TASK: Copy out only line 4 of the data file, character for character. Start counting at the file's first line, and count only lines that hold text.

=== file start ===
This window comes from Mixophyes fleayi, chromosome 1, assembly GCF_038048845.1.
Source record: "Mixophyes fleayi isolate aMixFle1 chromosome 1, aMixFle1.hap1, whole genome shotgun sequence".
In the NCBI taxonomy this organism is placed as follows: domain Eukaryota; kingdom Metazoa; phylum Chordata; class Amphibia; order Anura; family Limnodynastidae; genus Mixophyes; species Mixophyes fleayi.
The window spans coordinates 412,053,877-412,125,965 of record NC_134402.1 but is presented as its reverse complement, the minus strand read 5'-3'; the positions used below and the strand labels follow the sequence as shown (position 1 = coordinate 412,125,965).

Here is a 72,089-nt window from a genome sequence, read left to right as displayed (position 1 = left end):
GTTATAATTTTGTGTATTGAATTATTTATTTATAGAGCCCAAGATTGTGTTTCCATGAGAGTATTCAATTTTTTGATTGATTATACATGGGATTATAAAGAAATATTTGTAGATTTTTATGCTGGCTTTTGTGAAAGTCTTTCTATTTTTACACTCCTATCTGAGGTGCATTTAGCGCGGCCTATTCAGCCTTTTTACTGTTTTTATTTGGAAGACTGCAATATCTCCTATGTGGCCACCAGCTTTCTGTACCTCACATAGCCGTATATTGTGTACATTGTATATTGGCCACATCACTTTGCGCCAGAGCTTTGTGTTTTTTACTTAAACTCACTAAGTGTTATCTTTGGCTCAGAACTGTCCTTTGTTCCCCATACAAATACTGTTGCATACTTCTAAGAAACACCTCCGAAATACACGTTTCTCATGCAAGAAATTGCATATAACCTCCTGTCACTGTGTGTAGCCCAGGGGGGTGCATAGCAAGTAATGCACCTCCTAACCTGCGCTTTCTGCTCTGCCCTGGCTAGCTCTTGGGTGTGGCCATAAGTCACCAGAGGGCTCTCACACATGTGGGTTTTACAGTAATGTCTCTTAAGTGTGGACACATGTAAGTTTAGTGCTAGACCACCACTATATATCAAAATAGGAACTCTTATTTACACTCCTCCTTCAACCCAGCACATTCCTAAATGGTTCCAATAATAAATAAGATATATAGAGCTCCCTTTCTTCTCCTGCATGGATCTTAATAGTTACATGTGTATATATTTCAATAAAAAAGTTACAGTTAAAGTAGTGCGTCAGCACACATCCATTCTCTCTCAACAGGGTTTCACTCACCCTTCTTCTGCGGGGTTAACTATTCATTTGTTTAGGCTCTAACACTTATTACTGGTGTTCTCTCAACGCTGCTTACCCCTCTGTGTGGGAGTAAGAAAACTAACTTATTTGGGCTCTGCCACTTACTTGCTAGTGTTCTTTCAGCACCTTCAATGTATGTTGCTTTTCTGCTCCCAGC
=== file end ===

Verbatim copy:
The window spans coordinates 412,053,877-412,125,965 of record NC_134402.1 but is presented as its reverse complement, the minus strand read 5'-3'; the positions used below and the strand labels follow the sequence as shown (position 1 = coordinate 412,125,965).